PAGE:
He has charted out a different path for himself in Bollywood with out-of-the-box films like ’Oye Lucky Lucky Oye’ and ‘Dev D’ but what irks Abhay Deol the most is being labelled as a ‘non-commercial’ and ’non-mainstream’ actor.
Abhay, who started his journey as a romantic hero in Imtiaz Ali’s debut film ‘Socha Na Tha’ in 2005, has come a long way in the industry.
And while he likes to be part of movies that are different and do not follow the formula, Abhay says being labelled harms him as an actor.
“I dislike labels like commercial and non commercial.
As soon as you say that this film is not commercial you kill the market of a movie. It harms me when people say I am non-mainstream or non-commercial actor. I try to fight off such labels,” Abhay told PTI in an interview.
The actor will next be seen Dev Benegal’s internationally acclaimed film ‘Road, Movie’, which is releasing in India tomorrow.
But despite coming from a Bollywood family with names like Dharmendra as his uncle and Sunny and Bobby Deol as his brothers, getting roles in the industry post the failure of his first film was not easy for Abhay.
“When ‘Socha Na Tha’ flopped, it was very hard to get work as an actor. After ‘Dev D’, I have lot of work and the budget of my films and my fee have increased. Don’t my films make money? If this was the case I would not have survived this far,” he said.
“Just because it is not 100 of crores and does not have the support of big producers does not mean that it is not mainstream. My films are non-conformist and don’t follow a formula and I think people have started to respect such stories,” Abhay, who turned producer recently, said.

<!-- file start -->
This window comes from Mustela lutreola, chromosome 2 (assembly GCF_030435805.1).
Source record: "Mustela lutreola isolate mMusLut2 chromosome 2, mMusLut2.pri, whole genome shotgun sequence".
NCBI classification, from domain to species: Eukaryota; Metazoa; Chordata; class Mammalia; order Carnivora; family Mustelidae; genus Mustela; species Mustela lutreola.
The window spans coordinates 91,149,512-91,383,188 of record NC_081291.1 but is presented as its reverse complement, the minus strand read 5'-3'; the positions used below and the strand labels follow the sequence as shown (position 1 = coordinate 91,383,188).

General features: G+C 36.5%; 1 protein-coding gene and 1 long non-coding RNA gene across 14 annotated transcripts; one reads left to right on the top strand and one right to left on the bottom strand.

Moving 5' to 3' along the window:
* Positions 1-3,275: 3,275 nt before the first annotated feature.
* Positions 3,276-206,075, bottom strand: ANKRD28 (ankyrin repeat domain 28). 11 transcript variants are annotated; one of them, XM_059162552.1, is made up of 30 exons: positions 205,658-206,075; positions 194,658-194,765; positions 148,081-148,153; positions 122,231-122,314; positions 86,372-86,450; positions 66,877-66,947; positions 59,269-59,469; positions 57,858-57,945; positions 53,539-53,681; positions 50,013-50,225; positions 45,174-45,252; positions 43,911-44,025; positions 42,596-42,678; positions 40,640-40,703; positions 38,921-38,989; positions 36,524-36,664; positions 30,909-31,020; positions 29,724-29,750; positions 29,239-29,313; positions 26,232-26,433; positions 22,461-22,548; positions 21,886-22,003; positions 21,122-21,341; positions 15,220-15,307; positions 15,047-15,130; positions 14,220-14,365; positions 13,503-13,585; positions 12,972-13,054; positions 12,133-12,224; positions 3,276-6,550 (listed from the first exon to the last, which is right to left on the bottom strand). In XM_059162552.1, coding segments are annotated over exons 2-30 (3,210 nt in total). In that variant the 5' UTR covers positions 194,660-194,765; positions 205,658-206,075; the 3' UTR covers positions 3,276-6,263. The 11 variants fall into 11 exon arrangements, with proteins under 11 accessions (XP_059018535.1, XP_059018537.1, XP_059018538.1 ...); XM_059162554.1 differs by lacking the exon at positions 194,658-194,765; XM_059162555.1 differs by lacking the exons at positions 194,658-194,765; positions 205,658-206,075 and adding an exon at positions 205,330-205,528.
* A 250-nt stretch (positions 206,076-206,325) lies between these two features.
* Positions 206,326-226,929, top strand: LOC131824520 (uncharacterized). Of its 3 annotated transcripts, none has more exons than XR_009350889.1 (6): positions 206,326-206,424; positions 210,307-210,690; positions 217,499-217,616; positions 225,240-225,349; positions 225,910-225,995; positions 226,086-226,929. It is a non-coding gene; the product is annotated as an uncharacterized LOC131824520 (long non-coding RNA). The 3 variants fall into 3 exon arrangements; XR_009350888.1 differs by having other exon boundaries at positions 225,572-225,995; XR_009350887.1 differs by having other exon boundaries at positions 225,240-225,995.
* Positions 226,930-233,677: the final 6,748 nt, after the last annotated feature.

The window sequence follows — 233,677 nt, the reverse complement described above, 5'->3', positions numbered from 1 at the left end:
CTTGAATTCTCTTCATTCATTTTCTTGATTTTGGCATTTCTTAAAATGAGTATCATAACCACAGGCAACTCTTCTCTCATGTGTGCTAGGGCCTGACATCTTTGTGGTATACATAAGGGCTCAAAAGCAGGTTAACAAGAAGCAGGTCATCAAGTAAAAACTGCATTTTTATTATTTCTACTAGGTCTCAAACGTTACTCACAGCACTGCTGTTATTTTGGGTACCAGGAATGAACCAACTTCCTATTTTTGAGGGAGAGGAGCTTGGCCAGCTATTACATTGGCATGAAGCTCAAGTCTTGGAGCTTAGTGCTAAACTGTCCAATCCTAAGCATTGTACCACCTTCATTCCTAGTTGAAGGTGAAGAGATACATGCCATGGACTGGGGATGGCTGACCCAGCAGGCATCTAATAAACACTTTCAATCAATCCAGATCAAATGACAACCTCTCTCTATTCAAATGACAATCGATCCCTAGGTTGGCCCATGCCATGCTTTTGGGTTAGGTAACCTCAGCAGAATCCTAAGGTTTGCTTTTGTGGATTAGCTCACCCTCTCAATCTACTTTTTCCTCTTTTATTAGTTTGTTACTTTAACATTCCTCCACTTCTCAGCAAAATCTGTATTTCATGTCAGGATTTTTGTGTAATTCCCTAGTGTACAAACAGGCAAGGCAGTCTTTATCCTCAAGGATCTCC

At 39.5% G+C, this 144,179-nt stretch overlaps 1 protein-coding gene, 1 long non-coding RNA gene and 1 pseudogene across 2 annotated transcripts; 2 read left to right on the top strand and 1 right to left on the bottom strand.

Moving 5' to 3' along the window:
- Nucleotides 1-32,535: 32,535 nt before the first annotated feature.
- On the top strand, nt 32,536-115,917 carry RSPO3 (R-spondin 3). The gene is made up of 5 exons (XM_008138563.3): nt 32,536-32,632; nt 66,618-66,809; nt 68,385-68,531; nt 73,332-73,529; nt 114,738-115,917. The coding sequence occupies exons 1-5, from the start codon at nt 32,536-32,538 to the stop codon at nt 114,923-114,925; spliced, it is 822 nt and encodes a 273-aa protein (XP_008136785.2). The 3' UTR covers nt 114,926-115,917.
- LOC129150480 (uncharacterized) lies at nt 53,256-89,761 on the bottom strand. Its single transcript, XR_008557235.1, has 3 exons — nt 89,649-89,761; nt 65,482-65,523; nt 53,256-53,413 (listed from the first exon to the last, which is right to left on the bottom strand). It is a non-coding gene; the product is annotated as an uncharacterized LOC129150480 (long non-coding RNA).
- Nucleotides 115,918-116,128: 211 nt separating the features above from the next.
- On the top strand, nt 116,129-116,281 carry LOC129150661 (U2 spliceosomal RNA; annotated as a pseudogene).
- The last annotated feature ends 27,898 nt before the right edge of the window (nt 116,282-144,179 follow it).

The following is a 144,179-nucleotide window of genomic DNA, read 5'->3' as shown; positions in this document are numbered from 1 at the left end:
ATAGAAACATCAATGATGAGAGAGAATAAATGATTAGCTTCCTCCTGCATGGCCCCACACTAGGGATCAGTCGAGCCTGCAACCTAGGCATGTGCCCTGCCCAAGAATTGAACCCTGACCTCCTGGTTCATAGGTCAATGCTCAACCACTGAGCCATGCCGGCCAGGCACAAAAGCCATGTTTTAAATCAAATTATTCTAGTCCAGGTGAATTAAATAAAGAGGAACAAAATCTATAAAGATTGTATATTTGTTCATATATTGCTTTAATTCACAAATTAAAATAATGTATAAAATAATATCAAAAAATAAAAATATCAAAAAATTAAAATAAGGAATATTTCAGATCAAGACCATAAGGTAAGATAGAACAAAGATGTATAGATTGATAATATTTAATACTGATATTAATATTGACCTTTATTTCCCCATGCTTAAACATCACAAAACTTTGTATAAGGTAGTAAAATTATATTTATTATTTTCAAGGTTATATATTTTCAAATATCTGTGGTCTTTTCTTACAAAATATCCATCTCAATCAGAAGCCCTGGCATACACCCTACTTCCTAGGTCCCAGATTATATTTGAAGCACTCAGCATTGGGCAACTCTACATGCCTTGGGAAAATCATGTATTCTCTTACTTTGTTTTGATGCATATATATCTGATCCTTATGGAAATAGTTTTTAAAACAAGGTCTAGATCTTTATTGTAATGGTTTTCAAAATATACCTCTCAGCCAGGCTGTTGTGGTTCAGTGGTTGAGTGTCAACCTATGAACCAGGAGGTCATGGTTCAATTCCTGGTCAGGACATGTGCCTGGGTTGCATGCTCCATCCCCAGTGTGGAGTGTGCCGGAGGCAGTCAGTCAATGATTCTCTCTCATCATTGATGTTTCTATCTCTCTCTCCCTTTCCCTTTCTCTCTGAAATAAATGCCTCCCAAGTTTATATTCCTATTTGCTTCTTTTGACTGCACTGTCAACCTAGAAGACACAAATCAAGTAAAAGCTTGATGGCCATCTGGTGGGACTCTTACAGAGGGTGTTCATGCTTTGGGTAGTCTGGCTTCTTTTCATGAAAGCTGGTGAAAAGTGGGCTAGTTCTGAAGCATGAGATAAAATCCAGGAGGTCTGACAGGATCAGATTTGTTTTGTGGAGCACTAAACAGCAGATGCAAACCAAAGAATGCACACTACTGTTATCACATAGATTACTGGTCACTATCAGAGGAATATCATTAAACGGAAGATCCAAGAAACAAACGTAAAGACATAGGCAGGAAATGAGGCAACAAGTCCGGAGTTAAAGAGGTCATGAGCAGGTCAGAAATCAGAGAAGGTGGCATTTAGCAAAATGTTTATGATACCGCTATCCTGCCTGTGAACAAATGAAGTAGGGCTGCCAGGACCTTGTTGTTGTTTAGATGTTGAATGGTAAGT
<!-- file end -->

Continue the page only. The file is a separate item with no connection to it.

The 33-year-old plays Vishnu in ‘Road, Movie’, who offers to drive his uncle’s old truck to a museum and during the course of his journey discovers that the truck has a moving cinema in it. Vishnu meets interesting people on his way.
The film is Benegal’s tribute to India’s movie watching culture and chronicles the colourful but fast disappearing landscapes of the country.
Satish Kaushik and Tannistha Chatterjee are also part of the project, which marks Benegal’s return to direction after ‘Split Wide Open’ in 1999.
Abhay is confident about the film, which has travelled to film festivals like Toronto and Berlin and has been appreciated by international audience. The actor is now looking forward to a positive response in India.
“It is a marriage between an Indian studio and two independent Hollywood producers and a collaboration from around the world. It is a landmark film and I am not saying that because you are supposed to say nice things about your movie. I have a lot of faith in it. It is lot more subtle to what Bollywood makes and what I have done so far,” he said.
Abhay is playing a regular “city kid” in the movie and it was the ordinariness of the character that first attracted him to take up the project.